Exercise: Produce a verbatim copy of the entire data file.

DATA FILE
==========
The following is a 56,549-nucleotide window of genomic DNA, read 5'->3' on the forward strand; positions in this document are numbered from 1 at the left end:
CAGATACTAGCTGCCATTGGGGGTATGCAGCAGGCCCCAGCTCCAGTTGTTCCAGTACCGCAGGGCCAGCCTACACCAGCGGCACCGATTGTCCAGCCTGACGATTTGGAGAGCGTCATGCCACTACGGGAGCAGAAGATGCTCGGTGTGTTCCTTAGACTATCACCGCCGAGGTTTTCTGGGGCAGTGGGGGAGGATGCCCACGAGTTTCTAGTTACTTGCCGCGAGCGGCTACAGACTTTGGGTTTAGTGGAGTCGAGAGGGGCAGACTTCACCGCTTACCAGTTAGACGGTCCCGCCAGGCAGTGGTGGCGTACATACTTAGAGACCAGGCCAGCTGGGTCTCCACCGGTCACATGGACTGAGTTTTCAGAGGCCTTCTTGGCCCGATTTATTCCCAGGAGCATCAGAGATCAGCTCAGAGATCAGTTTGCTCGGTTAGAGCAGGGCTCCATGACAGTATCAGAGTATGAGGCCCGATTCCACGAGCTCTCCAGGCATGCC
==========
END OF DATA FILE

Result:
The following is a 56,549-nucleotide window of genomic DNA, read 5'->3' on the forward strand; positions in this document are numbered from 1 at the left end:
CAGATACTAGCTGCCATTGGGGGTATGCAGCAGGCCCCAGCTCCAGTTGTTCCAGTACCGCAGGGCCAGCCTACACCAGCGGCACCGATTGTCCAGCCTGACGATTTGGAGAGCGTCATGCCACTACGGGAGCAGAAGATGCTCGGTGTGTTCCTTAGACTATCACCGCCGAGGTTTTCTGGGGCAGTGGGGGAGGATGCCCACGAGTTTCTAGTTACTTGCCGCGAGCGGCTACAGACTTTGGGTTTAGTGGAGTCGAGAGGGGCAGACTTCACCGCTTACCAGTTAGACGGTCCCGCCAGGCAGTGGTGGCGTACATACTTAGAGACCAGGCCAGCTGGGTCTCCACCGGTCACATGGACTGAGTTTTCAGAGGCCTTCTTGGCCCGATTTATTCCCAGGAGCATCAGAGATCAGCTCAGAGATCAGTTTGCTCGGTTAGAGCAGGGCTCCATGACAGTATCAGAGTATGAGGCCCGATTCCACGAGCTCTCCAGGCATGCC